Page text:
A Look at the Devastation Caused by the Wildfires Blazing Through California

In one Santa Rosa neighborhood, all that remains is the husk of a community.
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California has been enduring some of the worst wildfires in its history over the past few days.

As of Thursday, officials have confirmed 28 deaths in fires throughout wine country, north of San Francisco, the Los Angeles Times reports. Nine hundred people have been reported missing in Sonoma County alone, with 437 of those found safe. An estimated 180,000 acres and 3,500 structures have burned.

The following photographs come from Santa Rosa, one of several cities in the heart of the blazes. They were taken Tuesday afternoon, in a suburban neighborhood of mostly single-family homes, tucked between the 101 freeway and low, forested mountains. At the time, there were just two small groups of people around, reports photographer Taliesin Gilkes-Bower—presumably folks who had come back to their homes. Not that there was much for them to find. "I didn't see a single photograph or piece of clothing or piece of art or really anything you would think of as a memento," he says. "I've never been in a zone that's been burnt to that degree."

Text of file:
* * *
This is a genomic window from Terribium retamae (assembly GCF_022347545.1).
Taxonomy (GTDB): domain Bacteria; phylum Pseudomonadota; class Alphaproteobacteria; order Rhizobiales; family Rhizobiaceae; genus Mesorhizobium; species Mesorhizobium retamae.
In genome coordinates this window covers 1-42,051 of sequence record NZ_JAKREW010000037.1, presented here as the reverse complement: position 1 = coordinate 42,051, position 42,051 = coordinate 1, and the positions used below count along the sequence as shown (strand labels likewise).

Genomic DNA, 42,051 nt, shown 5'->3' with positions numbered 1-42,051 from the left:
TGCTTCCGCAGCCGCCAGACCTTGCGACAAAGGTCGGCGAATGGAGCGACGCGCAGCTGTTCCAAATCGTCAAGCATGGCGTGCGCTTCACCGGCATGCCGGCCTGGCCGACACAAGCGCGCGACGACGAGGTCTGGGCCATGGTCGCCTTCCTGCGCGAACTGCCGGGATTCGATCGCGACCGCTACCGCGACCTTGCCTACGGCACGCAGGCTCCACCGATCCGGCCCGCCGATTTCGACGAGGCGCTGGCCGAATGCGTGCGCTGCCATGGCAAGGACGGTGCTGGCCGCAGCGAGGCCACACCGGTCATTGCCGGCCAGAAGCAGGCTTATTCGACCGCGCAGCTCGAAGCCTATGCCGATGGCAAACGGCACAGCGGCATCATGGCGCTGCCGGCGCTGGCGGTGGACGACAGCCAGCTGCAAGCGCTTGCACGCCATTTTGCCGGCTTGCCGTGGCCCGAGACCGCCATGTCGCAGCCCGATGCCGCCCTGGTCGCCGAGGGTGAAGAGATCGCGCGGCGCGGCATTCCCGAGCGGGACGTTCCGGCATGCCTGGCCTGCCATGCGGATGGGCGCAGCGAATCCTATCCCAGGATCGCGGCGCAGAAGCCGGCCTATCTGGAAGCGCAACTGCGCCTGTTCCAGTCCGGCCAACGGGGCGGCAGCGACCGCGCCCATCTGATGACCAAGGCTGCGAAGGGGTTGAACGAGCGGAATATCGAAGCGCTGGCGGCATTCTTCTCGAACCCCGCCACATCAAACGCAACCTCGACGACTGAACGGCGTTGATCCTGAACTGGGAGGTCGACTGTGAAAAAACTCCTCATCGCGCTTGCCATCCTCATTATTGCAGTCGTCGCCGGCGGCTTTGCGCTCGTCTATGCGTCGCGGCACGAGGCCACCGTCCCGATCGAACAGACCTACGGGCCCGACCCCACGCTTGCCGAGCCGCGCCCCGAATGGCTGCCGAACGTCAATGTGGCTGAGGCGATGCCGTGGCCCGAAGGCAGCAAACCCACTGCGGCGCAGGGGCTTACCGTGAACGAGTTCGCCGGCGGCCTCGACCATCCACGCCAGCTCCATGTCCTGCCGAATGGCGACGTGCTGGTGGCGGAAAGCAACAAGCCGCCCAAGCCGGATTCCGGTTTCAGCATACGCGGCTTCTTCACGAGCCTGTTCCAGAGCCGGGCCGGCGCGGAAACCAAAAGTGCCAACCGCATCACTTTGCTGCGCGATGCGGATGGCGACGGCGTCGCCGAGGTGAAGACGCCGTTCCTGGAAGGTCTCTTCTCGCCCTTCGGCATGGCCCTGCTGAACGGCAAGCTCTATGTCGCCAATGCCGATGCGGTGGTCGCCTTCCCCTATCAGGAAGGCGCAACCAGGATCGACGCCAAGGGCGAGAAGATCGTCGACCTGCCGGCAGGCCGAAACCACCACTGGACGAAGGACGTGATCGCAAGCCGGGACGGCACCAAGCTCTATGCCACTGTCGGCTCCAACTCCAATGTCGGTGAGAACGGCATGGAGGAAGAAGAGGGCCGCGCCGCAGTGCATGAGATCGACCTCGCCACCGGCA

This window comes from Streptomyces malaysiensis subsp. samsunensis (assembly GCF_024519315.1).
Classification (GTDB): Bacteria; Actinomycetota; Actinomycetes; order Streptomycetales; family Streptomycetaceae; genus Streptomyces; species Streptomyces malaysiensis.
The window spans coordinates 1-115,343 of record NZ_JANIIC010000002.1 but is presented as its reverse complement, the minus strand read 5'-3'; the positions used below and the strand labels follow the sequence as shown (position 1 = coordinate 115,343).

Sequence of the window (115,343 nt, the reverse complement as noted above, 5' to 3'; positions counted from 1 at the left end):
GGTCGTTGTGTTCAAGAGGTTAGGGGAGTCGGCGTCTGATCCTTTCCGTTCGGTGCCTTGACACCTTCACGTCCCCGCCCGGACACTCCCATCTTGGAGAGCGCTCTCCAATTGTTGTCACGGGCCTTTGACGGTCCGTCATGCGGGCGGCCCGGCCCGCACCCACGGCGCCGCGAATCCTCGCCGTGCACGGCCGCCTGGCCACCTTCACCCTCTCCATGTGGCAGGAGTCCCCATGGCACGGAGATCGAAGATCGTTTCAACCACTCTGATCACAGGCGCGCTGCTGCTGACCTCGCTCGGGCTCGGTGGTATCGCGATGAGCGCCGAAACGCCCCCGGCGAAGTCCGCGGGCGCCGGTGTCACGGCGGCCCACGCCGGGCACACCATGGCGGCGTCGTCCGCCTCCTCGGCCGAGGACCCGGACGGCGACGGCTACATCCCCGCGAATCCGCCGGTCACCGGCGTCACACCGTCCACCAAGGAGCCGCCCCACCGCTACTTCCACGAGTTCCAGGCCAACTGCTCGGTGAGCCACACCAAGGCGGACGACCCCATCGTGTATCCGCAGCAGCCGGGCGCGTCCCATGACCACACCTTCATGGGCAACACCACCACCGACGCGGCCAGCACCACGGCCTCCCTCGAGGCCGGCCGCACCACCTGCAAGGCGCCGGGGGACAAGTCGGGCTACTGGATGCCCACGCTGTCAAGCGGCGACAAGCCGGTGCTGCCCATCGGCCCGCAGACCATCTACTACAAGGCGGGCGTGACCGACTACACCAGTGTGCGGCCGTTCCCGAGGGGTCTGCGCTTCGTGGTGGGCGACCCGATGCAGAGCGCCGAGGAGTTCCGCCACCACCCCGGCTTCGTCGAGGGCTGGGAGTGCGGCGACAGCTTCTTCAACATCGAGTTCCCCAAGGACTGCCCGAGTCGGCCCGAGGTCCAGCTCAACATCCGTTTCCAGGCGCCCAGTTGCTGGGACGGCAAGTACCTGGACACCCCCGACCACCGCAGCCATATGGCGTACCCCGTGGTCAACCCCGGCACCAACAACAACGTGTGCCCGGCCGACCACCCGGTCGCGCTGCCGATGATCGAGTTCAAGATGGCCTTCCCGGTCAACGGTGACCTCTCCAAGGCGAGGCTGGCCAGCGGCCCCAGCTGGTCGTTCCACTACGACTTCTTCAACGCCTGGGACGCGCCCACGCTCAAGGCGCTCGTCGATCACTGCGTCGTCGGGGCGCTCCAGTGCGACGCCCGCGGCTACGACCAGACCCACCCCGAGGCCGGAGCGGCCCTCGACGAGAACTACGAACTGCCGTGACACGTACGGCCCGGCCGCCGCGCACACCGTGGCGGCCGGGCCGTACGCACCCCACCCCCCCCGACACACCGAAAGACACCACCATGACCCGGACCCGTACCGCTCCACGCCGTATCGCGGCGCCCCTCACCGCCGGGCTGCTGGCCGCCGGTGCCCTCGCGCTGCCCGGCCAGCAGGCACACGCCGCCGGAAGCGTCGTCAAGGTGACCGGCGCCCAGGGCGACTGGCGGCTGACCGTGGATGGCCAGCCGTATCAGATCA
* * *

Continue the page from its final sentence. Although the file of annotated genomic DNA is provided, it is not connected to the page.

The few structures in the area that remained—what seemed like metal garden shacks—were still emanating heat. The air smelled "nauseating," Gilkes-Bower says. The neighborhood was silent, save for the sound of sirens.

Meanwhile, the fires continue to burn. The Tubbs Fire, which had torched this neighborhood, is 10 percent contained, according to Cal Fire's statewide map. Officials are still worried it may move to Calistoga, a city on the other side of the mountains, the L.A. Times reports.

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